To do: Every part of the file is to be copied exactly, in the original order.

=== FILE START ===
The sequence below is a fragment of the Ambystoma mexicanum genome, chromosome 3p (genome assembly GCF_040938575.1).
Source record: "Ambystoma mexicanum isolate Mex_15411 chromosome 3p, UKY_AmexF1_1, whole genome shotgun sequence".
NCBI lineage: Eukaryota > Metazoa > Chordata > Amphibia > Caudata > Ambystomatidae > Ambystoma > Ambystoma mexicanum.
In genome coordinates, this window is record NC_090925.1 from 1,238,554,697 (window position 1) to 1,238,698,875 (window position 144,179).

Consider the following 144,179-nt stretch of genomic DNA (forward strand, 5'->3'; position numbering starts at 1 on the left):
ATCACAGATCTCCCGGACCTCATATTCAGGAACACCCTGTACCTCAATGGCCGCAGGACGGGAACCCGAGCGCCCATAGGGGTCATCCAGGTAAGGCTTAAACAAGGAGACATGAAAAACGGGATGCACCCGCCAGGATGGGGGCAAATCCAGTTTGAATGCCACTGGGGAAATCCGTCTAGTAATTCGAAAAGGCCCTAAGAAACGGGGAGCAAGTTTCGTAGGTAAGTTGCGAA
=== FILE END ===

The sequence below is a fragment of the Ambystoma mexicanum genome, chromosome 3p (genome assembly GCF_040938575.1).
Source record: "Ambystoma mexicanum isolate Mex_15411 chromosome 3p, UKY_AmexF1_1, whole genome shotgun sequence".
NCBI lineage: Eukaryota > Metazoa > Chordata > Amphibia > Caudata > Ambystomatidae > Ambystoma > Ambystoma mexicanum.
In genome coordinates, this window is record NC_090925.1 from 1,238,554,697 (window position 1) to 1,238,698,875 (window position 144,179).

Consider the following 144,179-nt stretch of genomic DNA (forward strand, 5'->3'; position numbering starts at 1 on the left):
ATCACAGATCTCCCGGACCTCATATTCAGGAACACCCTGTACCTCAATGGCCGCAGGACGGGAACCCGAGCGCCCATAGGGGTCATCCAGGTAAGGCTTAAACAAGGAGACATGAAAAACGGGATGCACCCGCCAGGATGGGGGCAAATCCAGTTTGAATGCCACTGGGGAAATCCGTCTAGTAATTCGAAAAGGCCCTAAGAAACGGGGAGCAAGTTTCGTAGGTAAGTTGCGAA